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If the British government-sponsored spectrum modernisation programme manages to get through the legislative process and possible legal action, it will result in a liberalised spectrum market driven by the laws of supply and demand.
Germany’s “super auction” of 350 MHz of spectrum in four bands may have to be delayed due to legal action from two of the country’s four incumbent mobile operators.
The UK government's plans for digital mobile spectrum look unlikely to be included in the normal business of this parliament but could get agreement in a special “unfinished business” session if they get multi-party consensus.
Ministers have announced that they are backing a package of measures very similar to that suggested by the UK regulator some years ago. The 2.6 GHz centre band is to be auctioned as soon as possible.
Neelie Kroes is emphasising the many uses of spectrum and its contribution to economic recovery
The European Parliament and Commission are cosponsoring a 22-23 March spectrum mini-conference to gather stakeholder input on the strategic issues for future spectrum policy.
The proposed introduction of spectrum leasing is the latest Ofcom liberalisation proposal to be put on ice by the British government to the dismay of aspiring band managers.
An unexpectedly swift green light from the European Commission raises a host of questions about the way forward on equitable spectrum distribution among the UK's mobile operators.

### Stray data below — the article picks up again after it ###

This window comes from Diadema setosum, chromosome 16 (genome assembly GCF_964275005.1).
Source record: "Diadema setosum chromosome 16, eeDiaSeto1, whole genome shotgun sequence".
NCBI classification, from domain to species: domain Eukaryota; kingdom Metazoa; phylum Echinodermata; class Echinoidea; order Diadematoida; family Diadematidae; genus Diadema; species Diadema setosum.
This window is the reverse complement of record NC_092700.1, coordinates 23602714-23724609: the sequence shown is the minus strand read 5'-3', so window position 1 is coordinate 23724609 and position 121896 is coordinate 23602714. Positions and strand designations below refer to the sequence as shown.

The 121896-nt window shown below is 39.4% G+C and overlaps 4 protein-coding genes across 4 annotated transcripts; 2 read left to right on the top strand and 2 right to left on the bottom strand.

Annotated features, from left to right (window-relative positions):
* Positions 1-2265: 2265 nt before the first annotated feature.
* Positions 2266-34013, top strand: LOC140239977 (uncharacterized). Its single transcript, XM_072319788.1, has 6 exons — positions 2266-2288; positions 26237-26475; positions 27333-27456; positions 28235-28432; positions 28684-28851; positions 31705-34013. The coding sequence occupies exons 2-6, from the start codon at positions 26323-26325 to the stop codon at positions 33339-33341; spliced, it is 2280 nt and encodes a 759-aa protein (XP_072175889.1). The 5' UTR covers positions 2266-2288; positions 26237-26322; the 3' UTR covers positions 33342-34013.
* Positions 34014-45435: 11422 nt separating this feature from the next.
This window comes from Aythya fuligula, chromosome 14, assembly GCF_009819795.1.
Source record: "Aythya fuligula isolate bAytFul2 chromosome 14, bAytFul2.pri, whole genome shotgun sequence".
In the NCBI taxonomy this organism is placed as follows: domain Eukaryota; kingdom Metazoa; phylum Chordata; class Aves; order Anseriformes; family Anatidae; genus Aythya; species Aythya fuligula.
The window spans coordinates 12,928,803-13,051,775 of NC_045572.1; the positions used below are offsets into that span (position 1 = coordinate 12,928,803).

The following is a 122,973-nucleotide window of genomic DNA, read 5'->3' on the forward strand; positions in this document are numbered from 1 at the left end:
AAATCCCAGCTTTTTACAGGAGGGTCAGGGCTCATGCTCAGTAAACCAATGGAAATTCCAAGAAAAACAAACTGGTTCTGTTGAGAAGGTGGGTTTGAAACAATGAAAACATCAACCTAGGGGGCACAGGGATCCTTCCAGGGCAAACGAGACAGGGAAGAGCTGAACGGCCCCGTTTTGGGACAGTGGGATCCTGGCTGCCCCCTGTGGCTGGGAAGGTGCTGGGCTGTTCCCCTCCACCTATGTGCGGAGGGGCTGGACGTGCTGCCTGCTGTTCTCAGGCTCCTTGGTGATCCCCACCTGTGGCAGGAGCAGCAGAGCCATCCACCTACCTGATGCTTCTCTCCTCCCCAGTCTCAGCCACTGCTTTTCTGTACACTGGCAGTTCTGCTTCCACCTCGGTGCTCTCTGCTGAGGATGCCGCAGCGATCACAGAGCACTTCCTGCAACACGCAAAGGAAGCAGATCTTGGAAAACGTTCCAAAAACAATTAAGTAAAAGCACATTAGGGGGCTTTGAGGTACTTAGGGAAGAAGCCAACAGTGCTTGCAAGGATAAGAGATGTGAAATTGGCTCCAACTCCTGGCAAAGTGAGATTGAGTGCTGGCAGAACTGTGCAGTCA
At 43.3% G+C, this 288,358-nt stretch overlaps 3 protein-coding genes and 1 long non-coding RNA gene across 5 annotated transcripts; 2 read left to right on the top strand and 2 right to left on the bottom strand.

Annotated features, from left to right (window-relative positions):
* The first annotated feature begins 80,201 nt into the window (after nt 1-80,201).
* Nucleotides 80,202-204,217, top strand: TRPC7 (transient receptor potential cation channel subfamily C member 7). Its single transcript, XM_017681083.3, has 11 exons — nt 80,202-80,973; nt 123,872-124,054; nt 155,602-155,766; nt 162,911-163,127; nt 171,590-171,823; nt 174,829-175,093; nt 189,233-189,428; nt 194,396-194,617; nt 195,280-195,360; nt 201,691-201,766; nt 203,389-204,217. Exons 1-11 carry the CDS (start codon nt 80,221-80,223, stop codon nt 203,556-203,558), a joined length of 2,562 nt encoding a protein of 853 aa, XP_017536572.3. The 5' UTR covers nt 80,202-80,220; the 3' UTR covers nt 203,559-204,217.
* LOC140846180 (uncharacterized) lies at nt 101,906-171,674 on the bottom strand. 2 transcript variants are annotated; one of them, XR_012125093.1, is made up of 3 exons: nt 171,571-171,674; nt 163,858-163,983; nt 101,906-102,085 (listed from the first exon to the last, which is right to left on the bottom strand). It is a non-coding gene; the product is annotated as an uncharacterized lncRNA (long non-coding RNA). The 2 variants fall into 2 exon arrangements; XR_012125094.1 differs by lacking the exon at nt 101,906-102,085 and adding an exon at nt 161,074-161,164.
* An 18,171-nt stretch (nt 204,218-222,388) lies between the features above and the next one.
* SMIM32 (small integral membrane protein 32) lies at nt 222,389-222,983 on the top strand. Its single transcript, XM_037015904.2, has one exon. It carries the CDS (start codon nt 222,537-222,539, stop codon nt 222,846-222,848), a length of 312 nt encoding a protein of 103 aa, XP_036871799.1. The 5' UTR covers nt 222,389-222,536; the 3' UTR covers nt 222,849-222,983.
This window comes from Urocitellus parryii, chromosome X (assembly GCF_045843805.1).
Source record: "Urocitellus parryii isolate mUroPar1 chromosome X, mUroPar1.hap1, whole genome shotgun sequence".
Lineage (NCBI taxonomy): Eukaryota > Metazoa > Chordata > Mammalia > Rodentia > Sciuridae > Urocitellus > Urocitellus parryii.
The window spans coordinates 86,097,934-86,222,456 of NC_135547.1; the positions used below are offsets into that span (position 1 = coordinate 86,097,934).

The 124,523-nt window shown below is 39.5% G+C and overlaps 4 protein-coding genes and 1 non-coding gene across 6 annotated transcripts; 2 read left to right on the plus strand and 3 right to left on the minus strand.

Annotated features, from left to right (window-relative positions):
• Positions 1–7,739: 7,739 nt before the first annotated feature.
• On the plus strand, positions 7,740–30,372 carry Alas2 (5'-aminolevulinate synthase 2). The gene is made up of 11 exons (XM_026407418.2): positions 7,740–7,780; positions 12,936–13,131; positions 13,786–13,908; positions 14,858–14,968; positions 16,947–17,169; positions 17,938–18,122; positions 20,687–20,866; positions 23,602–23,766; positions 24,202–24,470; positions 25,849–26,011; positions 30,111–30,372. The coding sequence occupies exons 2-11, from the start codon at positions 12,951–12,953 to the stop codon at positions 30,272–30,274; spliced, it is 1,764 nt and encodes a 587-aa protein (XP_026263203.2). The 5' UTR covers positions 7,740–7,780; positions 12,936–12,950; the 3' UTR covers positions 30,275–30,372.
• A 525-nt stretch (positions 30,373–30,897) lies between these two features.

OPINION: Lawyer Robert Kelly, who has been involved in the US 800 MHz process from the start, says moving users out of bands can take a long time but the principles can easily be applied elsewhere.
Details have started to emerge of the US national broadband plan. Proposals are set to include the auction of the 700 MHz D Block and spectrum voluntarily relinquished by broadcasters.
Bahrain may make some public sector bands available for commercial use as well as applying technology neutrality more widely as part of a major spectrum release plan just trailed by the Telecoms Regulatory Authority.
A key area of debate is whether the technology should be restricted to particular bands
As the US Federal Communications Commission prepares to unveil its national broadband plan, proposals to claw back spectrum from federal agencies and broadcasters are being met with resistance.